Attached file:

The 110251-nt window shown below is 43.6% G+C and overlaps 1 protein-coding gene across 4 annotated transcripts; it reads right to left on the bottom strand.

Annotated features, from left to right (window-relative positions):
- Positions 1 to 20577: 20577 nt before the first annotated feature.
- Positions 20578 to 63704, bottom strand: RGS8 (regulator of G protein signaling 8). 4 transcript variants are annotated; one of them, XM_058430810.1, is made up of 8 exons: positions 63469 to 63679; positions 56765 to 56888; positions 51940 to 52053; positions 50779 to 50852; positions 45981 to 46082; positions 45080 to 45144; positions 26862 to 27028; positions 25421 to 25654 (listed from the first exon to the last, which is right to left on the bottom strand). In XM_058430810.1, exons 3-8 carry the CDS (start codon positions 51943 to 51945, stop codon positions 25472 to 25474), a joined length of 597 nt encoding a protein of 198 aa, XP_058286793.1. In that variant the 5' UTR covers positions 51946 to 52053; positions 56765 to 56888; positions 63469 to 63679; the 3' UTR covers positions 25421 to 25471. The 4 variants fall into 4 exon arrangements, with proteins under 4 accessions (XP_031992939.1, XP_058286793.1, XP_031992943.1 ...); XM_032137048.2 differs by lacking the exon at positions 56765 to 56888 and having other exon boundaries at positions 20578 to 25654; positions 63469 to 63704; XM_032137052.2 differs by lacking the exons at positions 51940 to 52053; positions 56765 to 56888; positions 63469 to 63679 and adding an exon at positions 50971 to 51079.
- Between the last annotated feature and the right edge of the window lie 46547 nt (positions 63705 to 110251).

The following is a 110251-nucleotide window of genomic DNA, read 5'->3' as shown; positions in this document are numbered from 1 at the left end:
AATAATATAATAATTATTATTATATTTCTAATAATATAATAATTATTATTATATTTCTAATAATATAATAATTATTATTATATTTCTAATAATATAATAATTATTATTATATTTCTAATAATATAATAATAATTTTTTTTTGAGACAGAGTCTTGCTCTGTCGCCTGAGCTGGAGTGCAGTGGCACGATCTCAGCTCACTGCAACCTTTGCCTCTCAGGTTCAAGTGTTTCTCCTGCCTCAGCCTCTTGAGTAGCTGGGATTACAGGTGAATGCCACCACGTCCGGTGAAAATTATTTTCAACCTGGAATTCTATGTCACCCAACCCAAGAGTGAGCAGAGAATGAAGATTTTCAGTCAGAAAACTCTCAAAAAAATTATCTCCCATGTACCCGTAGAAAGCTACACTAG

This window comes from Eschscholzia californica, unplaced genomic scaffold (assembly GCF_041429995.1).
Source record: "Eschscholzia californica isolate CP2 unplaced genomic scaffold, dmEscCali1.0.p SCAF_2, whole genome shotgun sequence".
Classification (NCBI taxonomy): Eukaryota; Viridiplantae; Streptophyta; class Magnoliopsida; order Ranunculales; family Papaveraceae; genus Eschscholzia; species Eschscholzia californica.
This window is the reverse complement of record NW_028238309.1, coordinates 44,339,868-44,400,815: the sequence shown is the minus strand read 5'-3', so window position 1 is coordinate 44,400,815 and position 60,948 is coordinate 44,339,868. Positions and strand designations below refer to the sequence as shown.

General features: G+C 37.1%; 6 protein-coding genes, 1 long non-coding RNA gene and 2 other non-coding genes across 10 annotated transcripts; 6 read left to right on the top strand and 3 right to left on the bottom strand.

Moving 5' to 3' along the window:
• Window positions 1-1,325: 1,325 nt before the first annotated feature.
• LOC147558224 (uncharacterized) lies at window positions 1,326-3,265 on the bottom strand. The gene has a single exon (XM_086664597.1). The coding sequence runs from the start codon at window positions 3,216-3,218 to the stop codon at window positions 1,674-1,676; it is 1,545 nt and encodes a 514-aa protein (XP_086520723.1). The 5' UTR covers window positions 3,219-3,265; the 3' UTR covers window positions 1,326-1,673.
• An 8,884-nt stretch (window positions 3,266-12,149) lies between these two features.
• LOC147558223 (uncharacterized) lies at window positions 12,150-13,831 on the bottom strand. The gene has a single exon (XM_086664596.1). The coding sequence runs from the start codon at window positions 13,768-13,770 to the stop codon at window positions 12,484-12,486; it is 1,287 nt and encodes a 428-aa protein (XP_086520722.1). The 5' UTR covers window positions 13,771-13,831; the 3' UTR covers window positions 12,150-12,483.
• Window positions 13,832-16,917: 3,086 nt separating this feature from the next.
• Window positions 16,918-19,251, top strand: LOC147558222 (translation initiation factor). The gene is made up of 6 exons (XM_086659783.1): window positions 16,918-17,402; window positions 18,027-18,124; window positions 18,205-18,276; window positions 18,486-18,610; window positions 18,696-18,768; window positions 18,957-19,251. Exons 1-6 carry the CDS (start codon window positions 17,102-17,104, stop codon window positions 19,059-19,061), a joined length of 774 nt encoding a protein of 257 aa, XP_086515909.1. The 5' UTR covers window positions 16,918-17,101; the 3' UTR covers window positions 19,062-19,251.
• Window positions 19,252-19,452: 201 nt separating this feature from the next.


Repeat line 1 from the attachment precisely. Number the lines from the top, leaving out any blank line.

The 110251-nt window shown below is 43.6% G+C and overlaps 1 protein-coding gene across 4 annotated transcripts; it reads right to left on the bottom strand.